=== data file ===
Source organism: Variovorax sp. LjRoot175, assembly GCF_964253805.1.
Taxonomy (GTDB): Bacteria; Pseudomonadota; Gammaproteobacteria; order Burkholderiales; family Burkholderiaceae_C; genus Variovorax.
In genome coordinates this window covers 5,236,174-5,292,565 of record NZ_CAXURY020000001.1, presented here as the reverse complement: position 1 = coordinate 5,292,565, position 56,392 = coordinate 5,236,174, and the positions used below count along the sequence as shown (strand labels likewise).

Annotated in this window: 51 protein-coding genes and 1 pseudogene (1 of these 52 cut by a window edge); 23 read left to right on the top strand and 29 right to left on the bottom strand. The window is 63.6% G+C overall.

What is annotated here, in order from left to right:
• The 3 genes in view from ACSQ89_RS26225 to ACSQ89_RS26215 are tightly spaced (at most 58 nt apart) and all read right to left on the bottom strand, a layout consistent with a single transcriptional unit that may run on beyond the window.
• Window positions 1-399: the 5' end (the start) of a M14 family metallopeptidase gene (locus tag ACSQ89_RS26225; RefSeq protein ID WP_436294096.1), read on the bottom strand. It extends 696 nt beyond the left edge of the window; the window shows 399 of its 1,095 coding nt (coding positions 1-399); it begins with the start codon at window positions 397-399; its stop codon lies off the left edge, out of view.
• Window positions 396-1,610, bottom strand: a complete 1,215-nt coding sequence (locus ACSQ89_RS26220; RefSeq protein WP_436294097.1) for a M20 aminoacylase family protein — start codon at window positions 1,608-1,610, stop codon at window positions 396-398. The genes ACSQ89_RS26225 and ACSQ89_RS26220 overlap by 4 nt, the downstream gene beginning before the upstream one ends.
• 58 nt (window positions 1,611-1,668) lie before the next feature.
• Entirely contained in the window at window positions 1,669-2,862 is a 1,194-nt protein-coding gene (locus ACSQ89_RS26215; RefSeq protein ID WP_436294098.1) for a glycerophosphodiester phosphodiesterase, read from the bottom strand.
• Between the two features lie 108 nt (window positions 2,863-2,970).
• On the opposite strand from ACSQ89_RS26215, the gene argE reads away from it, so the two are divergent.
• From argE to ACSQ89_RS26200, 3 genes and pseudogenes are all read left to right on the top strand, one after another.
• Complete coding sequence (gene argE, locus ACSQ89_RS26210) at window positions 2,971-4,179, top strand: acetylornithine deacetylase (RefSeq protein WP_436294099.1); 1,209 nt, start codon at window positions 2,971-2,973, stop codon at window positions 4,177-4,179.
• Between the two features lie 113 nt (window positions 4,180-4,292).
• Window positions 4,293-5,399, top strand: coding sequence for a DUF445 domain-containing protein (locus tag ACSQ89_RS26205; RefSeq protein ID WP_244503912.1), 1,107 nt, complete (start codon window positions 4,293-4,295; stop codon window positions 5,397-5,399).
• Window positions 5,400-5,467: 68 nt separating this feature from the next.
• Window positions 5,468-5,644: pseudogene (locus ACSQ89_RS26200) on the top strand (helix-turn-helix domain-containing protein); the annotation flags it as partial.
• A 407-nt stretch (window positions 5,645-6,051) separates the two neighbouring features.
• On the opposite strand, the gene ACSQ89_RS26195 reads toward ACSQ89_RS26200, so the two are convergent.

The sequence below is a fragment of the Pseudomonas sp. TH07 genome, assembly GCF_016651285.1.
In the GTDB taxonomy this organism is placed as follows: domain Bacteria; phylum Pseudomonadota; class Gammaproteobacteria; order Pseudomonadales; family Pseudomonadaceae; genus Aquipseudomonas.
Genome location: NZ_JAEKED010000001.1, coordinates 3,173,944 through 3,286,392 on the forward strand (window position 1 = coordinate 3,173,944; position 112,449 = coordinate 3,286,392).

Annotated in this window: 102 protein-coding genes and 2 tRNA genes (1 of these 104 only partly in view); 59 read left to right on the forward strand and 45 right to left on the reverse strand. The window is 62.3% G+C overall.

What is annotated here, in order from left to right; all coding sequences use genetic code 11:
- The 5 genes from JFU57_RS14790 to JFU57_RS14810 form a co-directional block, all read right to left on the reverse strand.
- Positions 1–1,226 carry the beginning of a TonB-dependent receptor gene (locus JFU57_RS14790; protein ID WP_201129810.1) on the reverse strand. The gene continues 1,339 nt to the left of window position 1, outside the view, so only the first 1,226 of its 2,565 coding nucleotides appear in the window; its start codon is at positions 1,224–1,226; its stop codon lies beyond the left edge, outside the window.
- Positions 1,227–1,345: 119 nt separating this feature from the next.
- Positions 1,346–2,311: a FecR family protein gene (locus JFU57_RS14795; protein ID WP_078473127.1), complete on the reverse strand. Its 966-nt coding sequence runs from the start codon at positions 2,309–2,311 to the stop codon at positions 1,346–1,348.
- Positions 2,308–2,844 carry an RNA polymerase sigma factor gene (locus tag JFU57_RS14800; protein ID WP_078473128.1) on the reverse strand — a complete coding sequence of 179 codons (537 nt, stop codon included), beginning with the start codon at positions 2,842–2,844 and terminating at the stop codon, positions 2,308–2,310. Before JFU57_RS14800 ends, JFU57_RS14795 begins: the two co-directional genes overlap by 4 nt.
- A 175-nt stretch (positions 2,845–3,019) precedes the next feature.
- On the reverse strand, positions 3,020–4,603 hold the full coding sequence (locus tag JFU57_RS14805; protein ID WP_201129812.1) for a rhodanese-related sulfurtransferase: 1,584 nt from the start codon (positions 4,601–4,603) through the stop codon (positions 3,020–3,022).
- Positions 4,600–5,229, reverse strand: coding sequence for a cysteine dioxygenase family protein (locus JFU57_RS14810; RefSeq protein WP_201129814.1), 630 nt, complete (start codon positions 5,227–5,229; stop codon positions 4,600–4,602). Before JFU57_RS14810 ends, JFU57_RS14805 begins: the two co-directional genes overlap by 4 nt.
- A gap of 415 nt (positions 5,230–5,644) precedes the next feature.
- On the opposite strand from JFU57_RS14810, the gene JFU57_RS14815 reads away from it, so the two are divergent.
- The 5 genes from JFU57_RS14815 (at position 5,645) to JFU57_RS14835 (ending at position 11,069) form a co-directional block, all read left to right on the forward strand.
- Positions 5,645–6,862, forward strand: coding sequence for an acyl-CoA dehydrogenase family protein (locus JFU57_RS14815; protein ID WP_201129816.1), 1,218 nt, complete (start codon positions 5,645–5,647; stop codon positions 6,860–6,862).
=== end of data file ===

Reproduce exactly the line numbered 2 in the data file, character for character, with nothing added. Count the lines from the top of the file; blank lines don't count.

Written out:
Taxonomy (GTDB): Bacteria; Pseudomonadota; Gammaproteobacteria; order Burkholderiales; family Burkholderiaceae_C; genus Variovorax.